The scorching heat and humidity of summer has settled in to the Mid-Atlantic region, and it’s absolutely miserable in the tent. But I’ve got lots of things to cover that have been going on for the last month or two, including some work on the V-berth head. Before we could get started on the fiberglass, fairing, and primer there, I needed to do something about dust and pain overspray control.
When we painted the boat before, my Boatamalan* painter brought a beat up fume extractor fan and filter box from work. Unfortunately, the fume extractor was tired and would trip its overheat protection after about 20 minutes of use. The hose was also tired and didn’t seal well at either end. The filter box wasn’t too bad, but they used a hinged door design for changing the filters and it leaked a lot. When spraying Awlgrip 545 and topcoat, these problems caused at least one overspray incident that had to be polished out in a small spot on the aft deck enclosure. So I bought a new 12″ fume extractor with a 20′ hose and built a filter box that I believe will keep the spray on the inside.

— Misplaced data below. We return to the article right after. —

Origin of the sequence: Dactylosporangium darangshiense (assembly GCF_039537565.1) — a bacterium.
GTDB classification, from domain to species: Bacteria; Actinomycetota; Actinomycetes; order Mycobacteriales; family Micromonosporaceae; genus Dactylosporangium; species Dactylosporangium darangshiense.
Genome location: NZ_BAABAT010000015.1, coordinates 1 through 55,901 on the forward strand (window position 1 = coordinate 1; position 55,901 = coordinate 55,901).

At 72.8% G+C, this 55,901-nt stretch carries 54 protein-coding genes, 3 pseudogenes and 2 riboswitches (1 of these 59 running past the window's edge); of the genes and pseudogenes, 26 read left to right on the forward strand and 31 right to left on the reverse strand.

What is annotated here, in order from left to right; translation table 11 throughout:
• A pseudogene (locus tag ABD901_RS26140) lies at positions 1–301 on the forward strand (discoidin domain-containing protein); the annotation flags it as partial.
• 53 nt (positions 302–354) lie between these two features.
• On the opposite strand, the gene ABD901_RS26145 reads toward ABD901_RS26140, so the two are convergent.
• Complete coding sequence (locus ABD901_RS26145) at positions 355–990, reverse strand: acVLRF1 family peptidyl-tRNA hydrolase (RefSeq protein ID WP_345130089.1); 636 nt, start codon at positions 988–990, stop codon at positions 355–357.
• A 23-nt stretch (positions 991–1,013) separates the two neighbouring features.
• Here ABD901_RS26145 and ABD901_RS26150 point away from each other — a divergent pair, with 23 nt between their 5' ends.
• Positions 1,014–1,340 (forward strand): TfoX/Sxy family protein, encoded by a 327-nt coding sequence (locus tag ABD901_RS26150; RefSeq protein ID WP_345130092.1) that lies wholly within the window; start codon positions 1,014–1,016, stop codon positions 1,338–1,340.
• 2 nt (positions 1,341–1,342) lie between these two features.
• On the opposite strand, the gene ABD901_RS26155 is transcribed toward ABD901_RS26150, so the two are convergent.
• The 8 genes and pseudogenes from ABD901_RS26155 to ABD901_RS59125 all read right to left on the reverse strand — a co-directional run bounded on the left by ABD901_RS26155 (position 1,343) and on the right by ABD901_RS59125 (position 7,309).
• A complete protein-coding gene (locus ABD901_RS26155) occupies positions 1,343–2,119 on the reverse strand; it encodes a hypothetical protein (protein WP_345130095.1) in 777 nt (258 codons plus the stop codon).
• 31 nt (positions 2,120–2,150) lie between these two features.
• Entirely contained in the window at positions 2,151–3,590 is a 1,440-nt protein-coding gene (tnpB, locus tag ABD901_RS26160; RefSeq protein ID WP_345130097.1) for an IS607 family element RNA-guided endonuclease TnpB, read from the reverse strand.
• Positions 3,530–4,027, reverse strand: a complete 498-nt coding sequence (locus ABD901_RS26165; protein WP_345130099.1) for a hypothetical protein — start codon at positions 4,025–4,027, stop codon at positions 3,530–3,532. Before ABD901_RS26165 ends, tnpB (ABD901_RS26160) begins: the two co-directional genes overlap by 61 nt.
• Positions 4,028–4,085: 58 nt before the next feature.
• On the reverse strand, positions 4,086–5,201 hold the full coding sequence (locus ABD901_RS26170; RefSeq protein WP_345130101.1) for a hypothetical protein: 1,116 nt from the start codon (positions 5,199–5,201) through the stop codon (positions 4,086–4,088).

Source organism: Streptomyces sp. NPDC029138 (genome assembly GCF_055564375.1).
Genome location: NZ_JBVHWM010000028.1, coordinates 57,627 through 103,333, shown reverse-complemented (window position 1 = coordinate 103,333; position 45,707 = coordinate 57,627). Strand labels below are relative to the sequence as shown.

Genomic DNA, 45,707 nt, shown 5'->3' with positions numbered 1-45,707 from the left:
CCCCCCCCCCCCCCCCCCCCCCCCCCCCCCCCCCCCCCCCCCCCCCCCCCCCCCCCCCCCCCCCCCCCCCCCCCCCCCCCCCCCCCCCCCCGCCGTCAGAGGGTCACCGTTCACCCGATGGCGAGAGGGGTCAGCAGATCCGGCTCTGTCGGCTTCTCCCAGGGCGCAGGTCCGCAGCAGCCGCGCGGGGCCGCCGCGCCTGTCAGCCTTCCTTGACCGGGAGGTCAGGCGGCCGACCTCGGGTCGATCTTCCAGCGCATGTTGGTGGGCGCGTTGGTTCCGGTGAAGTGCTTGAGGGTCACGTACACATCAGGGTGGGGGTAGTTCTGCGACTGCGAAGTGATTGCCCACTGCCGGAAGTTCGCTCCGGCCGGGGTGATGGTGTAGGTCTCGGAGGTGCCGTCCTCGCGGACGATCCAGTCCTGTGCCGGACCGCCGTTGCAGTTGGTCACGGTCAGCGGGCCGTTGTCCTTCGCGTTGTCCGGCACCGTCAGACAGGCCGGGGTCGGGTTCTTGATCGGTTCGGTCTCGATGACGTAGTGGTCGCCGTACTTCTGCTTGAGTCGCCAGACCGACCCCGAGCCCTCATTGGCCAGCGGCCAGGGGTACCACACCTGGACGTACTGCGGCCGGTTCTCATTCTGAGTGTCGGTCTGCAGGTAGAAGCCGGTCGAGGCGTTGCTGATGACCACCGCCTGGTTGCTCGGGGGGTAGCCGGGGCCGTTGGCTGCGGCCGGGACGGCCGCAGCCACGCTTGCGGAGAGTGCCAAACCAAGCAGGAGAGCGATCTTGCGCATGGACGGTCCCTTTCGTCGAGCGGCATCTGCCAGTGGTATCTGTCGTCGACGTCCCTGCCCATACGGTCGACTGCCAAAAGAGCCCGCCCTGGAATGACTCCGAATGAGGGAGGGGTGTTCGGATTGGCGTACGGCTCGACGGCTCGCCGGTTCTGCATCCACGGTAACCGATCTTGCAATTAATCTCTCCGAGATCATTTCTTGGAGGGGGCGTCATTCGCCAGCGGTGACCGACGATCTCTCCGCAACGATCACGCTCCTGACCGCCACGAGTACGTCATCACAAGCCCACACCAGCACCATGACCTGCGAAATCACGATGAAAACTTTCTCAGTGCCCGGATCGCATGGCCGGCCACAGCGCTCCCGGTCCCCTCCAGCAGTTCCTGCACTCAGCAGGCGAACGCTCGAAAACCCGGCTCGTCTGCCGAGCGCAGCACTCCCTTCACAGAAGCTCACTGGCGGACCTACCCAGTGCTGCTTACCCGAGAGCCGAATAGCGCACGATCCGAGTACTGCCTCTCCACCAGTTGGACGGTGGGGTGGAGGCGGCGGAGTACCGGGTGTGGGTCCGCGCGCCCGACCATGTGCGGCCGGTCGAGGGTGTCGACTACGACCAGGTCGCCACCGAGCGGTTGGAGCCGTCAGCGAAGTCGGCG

* Boatamalan: Noun. Joking portmanteau referring to the Central American origin of the fairing and paint crew (boat + Guatemalan). In fact, the Boatamalans are from Honduras, but Boatduras doesn’t roll off the tongue like Boatamalan does.
Using scrap 1/4″ luan plywood, I built a duct that just fits inside the rectangular porthole in the V-berth head. I used cleats to secure the top and bottom plywood panels to the upright parts. To ensure no leakage, I clamped leftover shrink wrap between the cleats and plywood before screwing it together, so the entire interior is lined with plastic sheet.
It’s not pretty, but when I hit the switch it moves a lot of air through the head.